Council of Europe calls on Greece to conduct ‘effective’ probe into Pylos shipwreck last month
Athens has legal obligation to conduct effective probe into shipwreck, which killed 80 people, left hundreds more missing, Commissioner for Human Rights writes to Premier Mitsotakis
By Nur Asena Erturk
ANKARA (AA) – The Council of Europe on Friday urged Greece to conduct “effective” investigations into last month’s shipwreck that left more than 80 irregular migrants dead and hundreds of others missing.
Commissioner for Human Rights Dunja Mijatovic sent a letter to Greek Prime Minister Kyriakos Mitsotakis, which was published on the Council of Europe's website.
Mijatovic stated that the country "has a legal obligation to conduct effective investigations into the Pylos shipwreck, which resulted in the death of more than 80 persons with many hundreds still missing, to establish the facts and, where appropriate, to lead to the punishment of those responsible."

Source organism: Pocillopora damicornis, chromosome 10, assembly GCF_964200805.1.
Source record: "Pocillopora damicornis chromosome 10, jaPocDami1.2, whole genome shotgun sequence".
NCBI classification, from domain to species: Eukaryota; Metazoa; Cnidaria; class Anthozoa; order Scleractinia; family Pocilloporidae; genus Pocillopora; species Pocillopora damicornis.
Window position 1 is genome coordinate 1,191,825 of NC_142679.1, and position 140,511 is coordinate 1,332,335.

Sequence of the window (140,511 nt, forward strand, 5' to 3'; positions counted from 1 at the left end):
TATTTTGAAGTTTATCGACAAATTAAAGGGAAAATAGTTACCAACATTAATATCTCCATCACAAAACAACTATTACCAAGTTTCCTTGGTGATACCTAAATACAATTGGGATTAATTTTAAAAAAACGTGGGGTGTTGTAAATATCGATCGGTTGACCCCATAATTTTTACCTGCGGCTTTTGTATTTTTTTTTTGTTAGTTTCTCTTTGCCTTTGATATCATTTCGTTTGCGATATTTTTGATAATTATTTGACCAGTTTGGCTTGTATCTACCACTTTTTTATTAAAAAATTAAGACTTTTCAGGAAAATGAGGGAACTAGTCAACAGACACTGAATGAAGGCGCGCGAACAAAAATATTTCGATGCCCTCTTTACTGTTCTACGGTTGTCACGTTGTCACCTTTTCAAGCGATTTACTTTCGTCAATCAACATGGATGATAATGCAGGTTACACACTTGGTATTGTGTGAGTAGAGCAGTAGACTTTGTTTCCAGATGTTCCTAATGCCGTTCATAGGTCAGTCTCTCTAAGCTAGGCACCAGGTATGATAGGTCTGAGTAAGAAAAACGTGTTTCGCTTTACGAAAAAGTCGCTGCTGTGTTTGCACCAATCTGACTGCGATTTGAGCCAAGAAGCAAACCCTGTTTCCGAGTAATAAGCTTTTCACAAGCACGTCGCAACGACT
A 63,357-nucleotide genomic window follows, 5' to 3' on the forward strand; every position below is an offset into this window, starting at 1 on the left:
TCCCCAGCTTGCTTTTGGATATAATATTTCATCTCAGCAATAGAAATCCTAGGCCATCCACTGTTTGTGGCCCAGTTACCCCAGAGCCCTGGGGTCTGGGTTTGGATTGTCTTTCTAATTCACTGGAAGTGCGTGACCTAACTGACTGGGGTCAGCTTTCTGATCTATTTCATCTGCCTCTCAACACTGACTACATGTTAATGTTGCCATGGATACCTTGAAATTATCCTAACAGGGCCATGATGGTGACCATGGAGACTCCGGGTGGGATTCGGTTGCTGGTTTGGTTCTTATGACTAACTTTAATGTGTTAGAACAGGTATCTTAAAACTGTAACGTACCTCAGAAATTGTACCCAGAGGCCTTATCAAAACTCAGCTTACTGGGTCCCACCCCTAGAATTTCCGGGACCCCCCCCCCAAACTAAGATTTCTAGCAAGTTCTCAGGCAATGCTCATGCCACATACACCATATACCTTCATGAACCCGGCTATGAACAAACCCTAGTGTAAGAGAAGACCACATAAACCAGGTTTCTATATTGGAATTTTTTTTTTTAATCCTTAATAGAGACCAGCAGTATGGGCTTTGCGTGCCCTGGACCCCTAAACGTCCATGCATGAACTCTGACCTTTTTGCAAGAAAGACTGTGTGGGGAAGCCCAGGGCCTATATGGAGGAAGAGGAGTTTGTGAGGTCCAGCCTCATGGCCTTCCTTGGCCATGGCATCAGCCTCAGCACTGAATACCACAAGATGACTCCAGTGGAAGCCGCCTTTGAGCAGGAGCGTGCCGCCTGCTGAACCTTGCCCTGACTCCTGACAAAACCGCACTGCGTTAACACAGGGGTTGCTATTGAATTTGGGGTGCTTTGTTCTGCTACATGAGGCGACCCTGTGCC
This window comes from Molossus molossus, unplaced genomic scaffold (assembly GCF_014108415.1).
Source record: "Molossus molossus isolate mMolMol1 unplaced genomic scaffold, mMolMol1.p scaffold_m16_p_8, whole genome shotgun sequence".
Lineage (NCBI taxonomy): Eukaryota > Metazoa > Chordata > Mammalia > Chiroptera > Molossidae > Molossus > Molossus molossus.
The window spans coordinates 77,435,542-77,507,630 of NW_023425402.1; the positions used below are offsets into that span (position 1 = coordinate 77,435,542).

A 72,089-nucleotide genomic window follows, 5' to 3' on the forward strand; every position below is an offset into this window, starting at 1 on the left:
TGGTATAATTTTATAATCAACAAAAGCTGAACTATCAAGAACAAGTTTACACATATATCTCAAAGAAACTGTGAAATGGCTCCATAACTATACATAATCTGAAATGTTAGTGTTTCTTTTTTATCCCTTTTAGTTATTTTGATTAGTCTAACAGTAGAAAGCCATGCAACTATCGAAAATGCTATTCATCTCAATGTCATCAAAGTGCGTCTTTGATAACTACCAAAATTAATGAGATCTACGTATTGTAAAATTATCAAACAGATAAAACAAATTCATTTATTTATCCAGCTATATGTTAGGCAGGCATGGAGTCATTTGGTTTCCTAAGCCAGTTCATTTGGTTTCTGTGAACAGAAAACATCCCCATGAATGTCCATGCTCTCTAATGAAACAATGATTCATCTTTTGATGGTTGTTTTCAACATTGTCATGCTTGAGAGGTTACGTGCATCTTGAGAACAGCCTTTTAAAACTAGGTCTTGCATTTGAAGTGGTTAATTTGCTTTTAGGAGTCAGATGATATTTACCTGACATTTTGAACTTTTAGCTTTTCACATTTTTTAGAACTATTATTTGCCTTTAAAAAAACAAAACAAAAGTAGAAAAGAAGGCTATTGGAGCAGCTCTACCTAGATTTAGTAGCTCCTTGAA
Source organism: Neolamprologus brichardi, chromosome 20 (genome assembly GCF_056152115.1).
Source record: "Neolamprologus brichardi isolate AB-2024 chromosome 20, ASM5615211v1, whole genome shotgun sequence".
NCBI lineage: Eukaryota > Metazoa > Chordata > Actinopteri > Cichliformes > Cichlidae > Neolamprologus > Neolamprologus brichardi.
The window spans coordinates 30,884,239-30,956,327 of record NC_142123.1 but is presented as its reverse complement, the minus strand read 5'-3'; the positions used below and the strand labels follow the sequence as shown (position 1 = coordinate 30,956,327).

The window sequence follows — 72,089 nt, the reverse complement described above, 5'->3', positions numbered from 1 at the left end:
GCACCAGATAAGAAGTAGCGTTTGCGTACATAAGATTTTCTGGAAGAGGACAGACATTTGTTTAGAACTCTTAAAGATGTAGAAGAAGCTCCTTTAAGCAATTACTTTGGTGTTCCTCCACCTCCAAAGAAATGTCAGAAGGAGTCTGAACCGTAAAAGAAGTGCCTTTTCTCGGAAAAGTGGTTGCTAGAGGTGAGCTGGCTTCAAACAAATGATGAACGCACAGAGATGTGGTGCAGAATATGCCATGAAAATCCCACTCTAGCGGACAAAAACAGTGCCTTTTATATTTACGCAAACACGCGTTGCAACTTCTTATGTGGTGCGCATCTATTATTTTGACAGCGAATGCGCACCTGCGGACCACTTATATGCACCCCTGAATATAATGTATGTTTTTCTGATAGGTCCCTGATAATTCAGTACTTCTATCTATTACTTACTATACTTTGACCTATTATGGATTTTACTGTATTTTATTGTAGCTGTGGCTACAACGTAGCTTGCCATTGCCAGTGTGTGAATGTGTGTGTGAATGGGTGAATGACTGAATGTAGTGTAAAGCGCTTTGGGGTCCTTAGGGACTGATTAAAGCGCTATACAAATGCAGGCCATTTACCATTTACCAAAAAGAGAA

He expressed concern about reports of survivors being pressured and allegations of irregularities in the collection of evidence and testimonies, which may have resulted in a "minimization of the focus on certain actors in this tragedy, including the Greek Coast Guard."
"In my view, the shipwreck of 14 June is unfortunately not an isolated incident," she said, adding that "this should prompt a reconsideration of the approach to refugees and migrants arriving by sea at the political, policy and practical level.
“In this context, the Commissioner urges the Prime Minister to ensure that Greece abides by its international obligations regarding search and rescue, both under maritime law and human rights law."
Earlier this month, EU lawmakers urged Greece and the European Commission to launch an international and independent probe into last month's deadly migrant boat shipwreck off the coast of Greece.
On June 14, the 30-meter-long fishing boat capsized and sank about 80 kilometers (50 miles) from Greece’s southern coastal town of Pylos, with the majority of people on board from Pakistan, Syria, and Libya.
There were 104 survivors, with 82 bodies recovered out of 400-700 migrants on board. The rest are missing or considered dead or both.
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